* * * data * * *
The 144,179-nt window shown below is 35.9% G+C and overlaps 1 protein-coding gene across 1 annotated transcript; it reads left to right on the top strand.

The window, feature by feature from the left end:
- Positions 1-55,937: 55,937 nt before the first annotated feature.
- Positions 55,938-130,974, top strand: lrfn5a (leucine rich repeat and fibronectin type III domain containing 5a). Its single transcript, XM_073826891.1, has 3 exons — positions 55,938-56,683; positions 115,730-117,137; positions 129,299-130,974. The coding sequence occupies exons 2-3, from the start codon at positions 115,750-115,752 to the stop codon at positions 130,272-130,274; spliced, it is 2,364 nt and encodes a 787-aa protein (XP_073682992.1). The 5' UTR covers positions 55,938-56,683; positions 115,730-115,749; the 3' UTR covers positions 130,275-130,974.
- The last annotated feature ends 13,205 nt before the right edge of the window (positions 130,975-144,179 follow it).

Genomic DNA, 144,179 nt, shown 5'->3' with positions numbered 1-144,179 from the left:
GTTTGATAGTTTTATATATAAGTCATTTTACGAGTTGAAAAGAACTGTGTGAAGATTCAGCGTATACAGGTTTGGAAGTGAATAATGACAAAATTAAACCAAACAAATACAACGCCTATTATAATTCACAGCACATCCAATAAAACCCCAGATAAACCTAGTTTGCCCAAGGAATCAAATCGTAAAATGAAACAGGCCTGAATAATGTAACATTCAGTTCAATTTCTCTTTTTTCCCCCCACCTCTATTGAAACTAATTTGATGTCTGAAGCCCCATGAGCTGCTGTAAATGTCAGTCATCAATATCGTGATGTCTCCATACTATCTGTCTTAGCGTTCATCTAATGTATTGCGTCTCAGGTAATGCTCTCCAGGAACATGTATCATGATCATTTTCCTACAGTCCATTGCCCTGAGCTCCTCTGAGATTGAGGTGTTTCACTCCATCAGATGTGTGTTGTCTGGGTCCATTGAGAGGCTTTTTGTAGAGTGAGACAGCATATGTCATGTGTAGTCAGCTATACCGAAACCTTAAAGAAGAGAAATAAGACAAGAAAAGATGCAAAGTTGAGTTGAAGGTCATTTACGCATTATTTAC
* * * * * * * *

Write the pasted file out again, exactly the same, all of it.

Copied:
The 144,179-nt window shown below is 35.9% G+C and overlaps 1 protein-coding gene across 1 annotated transcript; it reads left to right on the top strand.

The window, feature by feature from the left end:
- Positions 1-55,937: 55,937 nt before the first annotated feature.
- Positions 55,938-130,974, top strand: lrfn5a (leucine rich repeat and fibronectin type III domain containing 5a). Its single transcript, XM_073826891.1, has 3 exons — positions 55,938-56,683; positions 115,730-117,137; positions 129,299-130,974. The coding sequence occupies exons 2-3, from the start codon at positions 115,750-115,752 to the stop codon at positions 130,272-130,274; spliced, it is 2,364 nt and encodes a 787-aa protein (XP_073682992.1). The 5' UTR covers positions 55,938-56,683; positions 115,730-115,749; the 3' UTR covers positions 130,275-130,974.
- The last annotated feature ends 13,205 nt before the right edge of the window (positions 130,975-144,179 follow it).

Genomic DNA, 144,179 nt, shown 5'->3' with positions numbered 1-144,179 from the left:
GTTTGATAGTTTTATATATAAGTCATTTTACGAGTTGAAAAGAACTGTGTGAAGATTCAGCGTATACAGGTTTGGAAGTGAATAATGACAAAATTAAACCAAACAAATACAACGCCTATTATAATTCACAGCACATCCAATAAAACCCCAGATAAACCTAGTTTGCCCAAGGAATCAAATCGTAAAATGAAACAGGCCTGAATAATGTAACATTCAGTTCAATTTCTCTTTTTTCCCCCCACCTCTATTGAAACTAATTTGATGTCTGAAGCCCCATGAGCTGCTGTAAATGTCAGTCATCAATATCGTGATGTCTCCATACTATCTGTCTTAGCGTTCATCTAATGTATTGCGTCTCAGGTAATGCTCTCCAGGAACATGTATCATGATCATTTTCCTACAGTCCATTGCCCTGAGCTCCTCTGAGATTGAGGTGTTTCACTCCATCAGATGTGTGTTGTCTGGGTCCATTGAGAGGCTTTTTGTAGAGTGAGACAGCATATGTCATGTGTAGTCAGCTATACCGAAACCTTAAAGAAGAGAAATAAGACAAGAAAAGATGCAAAGTTGAGTTGAAGGTCATTTACGCATTATTTAC